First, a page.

Historic British Mansion Fights Moths In A Unique Way

The moths eat wool and silk, putting historic artifacts—like a tapestry gifted to the house by Catherine the Great—at risk

from the article

"The tiny wasps provide pest control because they lay their eggs inside of common moth eggs. The wasp larvaeatsthe moth egg from the inside, and a wasp hatches. Over time, the Trust hopes that the parasitic wasps could wipe out the moth eggs and stop their population from growing.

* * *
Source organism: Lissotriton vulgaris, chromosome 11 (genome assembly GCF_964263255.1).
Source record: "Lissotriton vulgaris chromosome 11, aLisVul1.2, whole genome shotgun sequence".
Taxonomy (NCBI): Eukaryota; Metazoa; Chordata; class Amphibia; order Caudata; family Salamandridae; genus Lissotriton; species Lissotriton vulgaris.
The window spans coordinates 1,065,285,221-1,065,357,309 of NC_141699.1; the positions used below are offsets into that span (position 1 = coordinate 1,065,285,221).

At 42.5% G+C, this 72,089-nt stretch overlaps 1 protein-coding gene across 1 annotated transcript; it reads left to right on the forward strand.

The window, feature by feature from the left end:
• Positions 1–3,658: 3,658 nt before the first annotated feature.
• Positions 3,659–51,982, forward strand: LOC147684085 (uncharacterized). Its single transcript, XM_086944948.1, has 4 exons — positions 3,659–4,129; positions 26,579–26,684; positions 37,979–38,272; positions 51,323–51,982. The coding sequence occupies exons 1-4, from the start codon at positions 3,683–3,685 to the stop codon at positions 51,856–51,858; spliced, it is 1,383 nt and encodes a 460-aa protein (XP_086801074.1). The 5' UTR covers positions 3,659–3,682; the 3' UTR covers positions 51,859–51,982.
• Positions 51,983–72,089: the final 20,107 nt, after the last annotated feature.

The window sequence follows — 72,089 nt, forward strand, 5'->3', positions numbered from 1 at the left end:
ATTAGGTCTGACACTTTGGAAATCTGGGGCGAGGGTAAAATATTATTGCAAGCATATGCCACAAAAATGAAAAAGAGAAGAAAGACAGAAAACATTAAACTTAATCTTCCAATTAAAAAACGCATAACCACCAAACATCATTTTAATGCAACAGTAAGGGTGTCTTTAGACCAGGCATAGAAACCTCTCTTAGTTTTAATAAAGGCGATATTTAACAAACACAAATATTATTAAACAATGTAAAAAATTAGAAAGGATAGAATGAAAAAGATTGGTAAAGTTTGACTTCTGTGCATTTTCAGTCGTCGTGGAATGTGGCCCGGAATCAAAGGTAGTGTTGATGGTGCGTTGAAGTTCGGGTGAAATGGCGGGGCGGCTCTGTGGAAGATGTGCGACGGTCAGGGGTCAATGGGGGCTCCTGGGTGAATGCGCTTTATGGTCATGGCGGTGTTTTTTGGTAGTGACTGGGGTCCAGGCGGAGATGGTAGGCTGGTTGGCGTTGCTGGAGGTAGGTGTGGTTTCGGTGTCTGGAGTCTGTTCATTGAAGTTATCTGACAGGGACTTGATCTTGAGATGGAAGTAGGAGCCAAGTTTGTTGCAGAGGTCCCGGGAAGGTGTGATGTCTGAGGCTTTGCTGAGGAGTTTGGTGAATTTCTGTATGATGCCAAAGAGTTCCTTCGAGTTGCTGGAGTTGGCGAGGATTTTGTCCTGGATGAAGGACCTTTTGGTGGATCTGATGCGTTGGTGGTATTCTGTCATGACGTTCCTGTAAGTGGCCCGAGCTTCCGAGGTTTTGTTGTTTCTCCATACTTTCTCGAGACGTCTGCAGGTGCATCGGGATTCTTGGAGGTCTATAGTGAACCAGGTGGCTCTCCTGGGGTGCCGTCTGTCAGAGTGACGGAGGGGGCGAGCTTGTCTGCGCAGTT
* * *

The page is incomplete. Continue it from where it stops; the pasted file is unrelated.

The wasps need to catch the moth eggs early, or else after a few weeks, they’ll hatch into larvae that spend months munching on natural fibers. Eventually, the larvae build cocoons and grow into adult moths, whichcan’t eatand don’t cause any additional damage—except to lay more eggs and continue the cycle."